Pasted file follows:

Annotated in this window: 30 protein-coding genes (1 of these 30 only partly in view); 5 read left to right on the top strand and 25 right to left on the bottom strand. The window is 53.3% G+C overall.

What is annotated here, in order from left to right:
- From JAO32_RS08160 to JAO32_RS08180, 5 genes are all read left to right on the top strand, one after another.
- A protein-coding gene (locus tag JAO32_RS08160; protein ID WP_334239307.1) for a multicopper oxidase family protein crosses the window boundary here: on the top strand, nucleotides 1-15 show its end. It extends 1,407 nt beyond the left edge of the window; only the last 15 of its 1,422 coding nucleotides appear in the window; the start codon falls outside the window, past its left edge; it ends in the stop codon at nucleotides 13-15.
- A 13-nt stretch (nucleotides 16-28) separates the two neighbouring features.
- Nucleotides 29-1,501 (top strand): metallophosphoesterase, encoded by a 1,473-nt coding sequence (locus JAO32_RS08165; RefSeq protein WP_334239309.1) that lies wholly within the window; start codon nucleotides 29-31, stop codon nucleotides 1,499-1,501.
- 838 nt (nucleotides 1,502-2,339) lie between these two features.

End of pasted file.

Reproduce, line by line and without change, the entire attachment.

Annotated in this window: 30 protein-coding genes (1 of these 30 only partly in view); 5 read left to right on the top strand and 25 right to left on the bottom strand. The window is 53.3% G+C overall.

What is annotated here, in order from left to right:
- From JAO32_RS08160 to JAO32_RS08180, 5 genes are all read left to right on the top strand, one after another.
- A protein-coding gene (locus tag JAO32_RS08160; protein ID WP_334239307.1) for a multicopper oxidase family protein crosses the window boundary here: on the top strand, nucleotides 1-15 show its end. It extends 1,407 nt beyond the left edge of the window; only the last 15 of its 1,422 coding nucleotides appear in the window; the start codon falls outside the window, past its left edge; it ends in the stop codon at nucleotides 13-15.
- A 13-nt stretch (nucleotides 16-28) separates the two neighbouring features.
- Nucleotides 29-1,501 (top strand): metallophosphoesterase, encoded by a 1,473-nt coding sequence (locus JAO32_RS08165; RefSeq protein WP_334239309.1) that lies wholly within the window; start codon nucleotides 29-31, stop codon nucleotides 1,499-1,501.
- 838 nt (nucleotides 1,502-2,339) lie between these two features.